June 15, 2024

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US official: CIA chief made secret trip to China amid tensions | Politics news

US official: CIA chief made secret trip to China amid tensions |  Politics news

The Director of the CIA, William Burns, emphasized the importance of keeping communication open between China and the United States.

In an effort to improve communications between Beijing and Washington, the director of the CIA, William Burns, visited China last month for talks with his Chinese counterparts, a US official said.

Burns’ visit in May, first reported by the Financial Times, comes as Washington tries to calm tensions with Beijing and restore lines of communication amid fears that miscommunication between the two world powers could accidentally spiral into conflict.

News of the visit to China comes as US President Joe Biden’s administration has pressed to restore contact and schedule meetings between various senior officials in Washington and Beijing.

“Last month, Director Burns traveled to Beijing, where he met with his Chinese counterparts and emphasized the importance of maintaining open lines of communication in intelligence channels,” a US official told Reuters news agency on Friday.

Burns met with Chinese intelligence officials and not any of Beijing’s foreign or political leadership, according to a second person familiar with the visit who also spoke on condition of anonymity.

The CIA, which does not regularly publicize such visits, declined to comment on reports of Burns’ trip to China.

Relations between Beijing and Washington have come under severe strain in recent months over issues ranging from the human rights record of Taiwan and China to Beijing’s growing military activity in the South China Sea and close ties with Russia.

Washington accuses China of considering providing military aid to Moscow to support its invasion of Ukraine. China denied those allegations.

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Some critics of the Biden administration have questioned the value of Washington’s overtures to Beijing, saying decades of engagement have failed to change China’s approach to a range of issues, including trade, security and human rights.

US Secretary of State Antony Blinken has postponed a trip to China in February amid a diplomatic storm after an alleged Chinese spy balloon was shot down over US airspace and over sensitive military sites.

On Friday, US Defense Secretary Lloyd Austin also shook hands with Chinese National Defense Minister Li Changfu on the sidelines of a security summit in Singapore, but there was no “substantive exchange,” the Pentagon said.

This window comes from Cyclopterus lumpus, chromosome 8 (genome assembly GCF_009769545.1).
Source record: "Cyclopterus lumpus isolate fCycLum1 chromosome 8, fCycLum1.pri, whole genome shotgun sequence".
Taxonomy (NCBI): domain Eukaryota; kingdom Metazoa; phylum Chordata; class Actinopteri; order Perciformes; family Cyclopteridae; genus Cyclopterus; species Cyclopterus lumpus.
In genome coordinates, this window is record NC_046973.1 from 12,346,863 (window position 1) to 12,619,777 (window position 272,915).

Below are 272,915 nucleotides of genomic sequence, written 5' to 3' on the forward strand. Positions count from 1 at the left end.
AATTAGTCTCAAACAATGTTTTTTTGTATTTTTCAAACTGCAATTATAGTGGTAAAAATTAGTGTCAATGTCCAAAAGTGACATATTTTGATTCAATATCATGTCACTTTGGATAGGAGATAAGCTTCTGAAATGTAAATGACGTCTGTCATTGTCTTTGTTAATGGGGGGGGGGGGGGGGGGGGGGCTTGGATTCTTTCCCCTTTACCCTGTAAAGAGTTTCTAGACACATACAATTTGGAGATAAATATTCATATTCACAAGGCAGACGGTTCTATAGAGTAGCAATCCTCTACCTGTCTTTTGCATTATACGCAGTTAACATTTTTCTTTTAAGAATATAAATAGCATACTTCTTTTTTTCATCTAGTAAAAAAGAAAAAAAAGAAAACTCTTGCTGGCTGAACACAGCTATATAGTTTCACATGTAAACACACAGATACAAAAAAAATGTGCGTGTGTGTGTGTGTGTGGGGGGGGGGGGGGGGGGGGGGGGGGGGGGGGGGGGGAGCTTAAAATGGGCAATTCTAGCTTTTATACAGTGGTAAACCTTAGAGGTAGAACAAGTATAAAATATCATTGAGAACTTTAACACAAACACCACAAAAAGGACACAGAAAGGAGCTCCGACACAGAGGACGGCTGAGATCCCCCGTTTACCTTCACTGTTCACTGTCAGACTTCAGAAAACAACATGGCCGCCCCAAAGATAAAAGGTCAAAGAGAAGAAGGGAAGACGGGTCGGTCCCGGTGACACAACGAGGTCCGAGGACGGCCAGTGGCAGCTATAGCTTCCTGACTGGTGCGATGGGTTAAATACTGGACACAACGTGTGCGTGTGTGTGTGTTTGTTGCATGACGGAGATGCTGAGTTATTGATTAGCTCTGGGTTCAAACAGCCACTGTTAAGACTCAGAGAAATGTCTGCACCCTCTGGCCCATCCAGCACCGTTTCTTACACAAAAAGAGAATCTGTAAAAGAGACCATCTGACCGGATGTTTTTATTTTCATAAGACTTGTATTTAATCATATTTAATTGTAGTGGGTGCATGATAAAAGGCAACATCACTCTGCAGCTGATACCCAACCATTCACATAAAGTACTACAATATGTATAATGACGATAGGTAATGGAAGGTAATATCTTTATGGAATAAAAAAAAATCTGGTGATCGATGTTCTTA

China earlier refused to hold an official meeting between Austin and Lee, who is subject to US sanctions, during the Shangri-La Security Summit, which will be held in the next few days.

In 2018, Washington imposed sanctions on the Equipment Development Department (EED) of the Chinese Ministry of Defense, and its then director Li, for purchasing missiles and combat aircraft from Russia.

The sanctions led to a US visa ban and banned the European Endowment for Democracy and Lee from conducting transactions with the US financial system.

Speaking at the summit on Saturday, Austin said dialogue between the United States and China is “essential” and will help avoid miscalculations that could lead to conflict.

The United States believes that lines of communication are open with the People’s Republic of China [PRC] Austin said in remarks at the summit.

“The more we talk, the more we can avoid misunderstandings and miscalculations that could lead to crisis or conflict,” he said.

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Separately, White House National Security Adviser Jake Sullivan said on Friday that the United States wants to engage with China “without preconditions” on nuclear arms control issues, but that Beijing is still unwilling to do so.

“Simply put, we have not yet seen a PRC willingness to separate strategic stability from the broader issues in the relationship,” Sullivan said in a speech to the Arms Control Association, noting that this has been a bedrock of nuclear and strategic security for decades.

“That is why we are also willing to engage China without preconditions, which helps ensure that competition is managed, and that competition does not deviate into conflict,” he said.

“We will see what the People’s Republic of China chooses,” he added.